Who’s in charge?
From Roy Keane’s slightly mad new autobiography, The Second Half: “It might seem strange but you find out about characters when you look to see who’s in charge of the music. A young lad might want to put on the latest sound; an older player might say: ‘I’m the senior player’ and put himself in charge. But I noticed none of the players [at Sunderland] were in charge of the music and this was a concern for me. A member of staff was in charge. I was looking at him thinking: ‘I hope someone nails him here.’ The last song before the players went on to the pitch was “Dancing Queen” by Abba. What really worried me was that none of the players – not one – said: ‘Get that shit off.’ They were going out to play a match, men versus men, testosterone levels were high. You’ve got to hit people at pace. Fuckin’ “Dancing Queen.” It worried me. I didn’t have as many leaders as I thought.”
Hedi Slimane: Sonic
No, I didn’t see this, but Steve’s partner Fiona did, and writes about it on her always interesting fashion blog, Something I’m Working On. “A couple of years ago, when I was Art Director of Russian Vogue, I used to design the covers and fashion stories Hedi Slimane shot for us. Among other things, this involved trying to reason with his agent about how to leave a white border of exactly one centimetre around Hedi’s photographs without cropping the photographs, despite the fact that Hedi’s photographs were not the same shape as our pages. Hedi is (understandably) passionate about his pictures, and the way they are presented. Hedi likes to be in control. Which is why (a) this exhibition is gorgeous, and (b) it’s so fascinating: the subject matter – the music scene – after all, is pretty much the opposite of control.” The exhibition is at the Fondation Pierre Bergé/Yves Saint Laurent in Paris until January 11, 2015.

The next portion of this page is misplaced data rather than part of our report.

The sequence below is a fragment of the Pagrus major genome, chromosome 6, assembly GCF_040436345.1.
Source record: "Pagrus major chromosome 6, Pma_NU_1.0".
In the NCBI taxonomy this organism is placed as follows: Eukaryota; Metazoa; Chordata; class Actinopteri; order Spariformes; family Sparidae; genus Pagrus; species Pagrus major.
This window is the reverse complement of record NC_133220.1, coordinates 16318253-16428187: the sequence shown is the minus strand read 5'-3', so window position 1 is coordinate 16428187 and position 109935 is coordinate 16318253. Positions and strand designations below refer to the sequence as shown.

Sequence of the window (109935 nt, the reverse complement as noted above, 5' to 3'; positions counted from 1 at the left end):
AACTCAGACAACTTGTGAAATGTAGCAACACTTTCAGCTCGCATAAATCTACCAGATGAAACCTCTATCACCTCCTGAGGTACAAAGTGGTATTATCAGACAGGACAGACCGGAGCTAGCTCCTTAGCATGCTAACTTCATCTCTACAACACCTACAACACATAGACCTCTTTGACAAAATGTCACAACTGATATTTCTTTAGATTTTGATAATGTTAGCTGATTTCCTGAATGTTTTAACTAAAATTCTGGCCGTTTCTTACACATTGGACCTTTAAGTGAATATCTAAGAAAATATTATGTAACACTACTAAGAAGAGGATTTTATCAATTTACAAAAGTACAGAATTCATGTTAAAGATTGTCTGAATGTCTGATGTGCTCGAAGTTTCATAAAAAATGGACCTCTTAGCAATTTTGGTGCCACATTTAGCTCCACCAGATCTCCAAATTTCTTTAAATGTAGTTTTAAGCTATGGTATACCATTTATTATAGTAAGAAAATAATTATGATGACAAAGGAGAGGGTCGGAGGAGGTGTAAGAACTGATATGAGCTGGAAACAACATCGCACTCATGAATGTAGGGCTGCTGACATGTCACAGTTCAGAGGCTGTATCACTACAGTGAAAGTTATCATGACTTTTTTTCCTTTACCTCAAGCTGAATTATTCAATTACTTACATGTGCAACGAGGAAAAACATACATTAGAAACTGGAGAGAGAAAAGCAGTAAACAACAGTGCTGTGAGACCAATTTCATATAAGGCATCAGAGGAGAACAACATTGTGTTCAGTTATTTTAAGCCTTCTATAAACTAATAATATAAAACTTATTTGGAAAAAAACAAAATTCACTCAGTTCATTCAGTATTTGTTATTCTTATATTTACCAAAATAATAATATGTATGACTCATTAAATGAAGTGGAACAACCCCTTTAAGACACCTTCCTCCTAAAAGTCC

Terry Cryer’s Best Shot, The Guardian
Glad to see that Terry chose this lovely photo of George Lewis and Joe Watkins at Ken Colyer’s Studio 51 in 1957. It’s been one of my favourites ever since I came across it when we put together the book about Ken. Terry was by far the best photographer of that whole pre-rock scene, and his shots really stand out, partly from his use of a large format camera, partly from his clever use of flash. He was great at capturing the joy of an audience, to which this picture testifies. [It’s the square picture to the right of Bob recording Highway 61…]
Greetings from Darktown!
And strangely, that very day, I had made a mask from Terry’s photo of Ken and Sister Rosetta Tharpe [the largest of the rectangular pics above], as Jonny Hannah’s book launch insisted that entry was contingent on wearing a mask – the invite included a pre-cut mask shape that the invitee had to customise in some way. Having just given a rave review to his book in Eye magazine, I didn’t want to miss it but arrived late, only catching the last part of Sandy Dillon and Ray Major’s spooky sounding set (more on this in the Five Things End of Year roundup). But I do get to congratulate Jonny (a nicer fellow you won’t meet) and pick up a copy of the book in a hand drawn carrier bag (see below). I chose the Flying V as it seemed an odd choice of guitar for a man obsessed with Hank Williams. Although, after Jonny waxed eloquent about the beauty of the Flying V, it made more sense.
Driving through sheets of rain just outside Colchester, with Nina Simone on the car stereo, singing Billy Taylor’s “I Wish I Knew How it Would Feel to be Free”. And as she leans into the last verse, Well I wish I could be like a bird in the sky/how sweet it would be if I found I could fly, the rain stops and hundreds of swallows swoop from the trees to begin a murmuration, wheeling like a storm cloud against the suddenly bright sky.
Extra! Up Close with Robin Bannerjee
At dinner with my mother at a local bar, we luck into a set from Verity Guthrie and Robin Bannerjee. I am so close to Robin that I can feel the chord changes. And they’re great chord changes. Robin was Amy Winehouse’s guitarist (see the wonderful Other Voices performance in Dingle) and tonight he’s partnering the sultry voice of Verity Guthrie. He loops his rhythm part so he can solo over it, pulls out songs from his depthless folder and gets Verity to find the words on her iPhone, and generally plays a blinder. We have to leave before they finish, so I don’t get the chance to request Tom Waits’ Old Boyfriends, a number they would kill. Next time.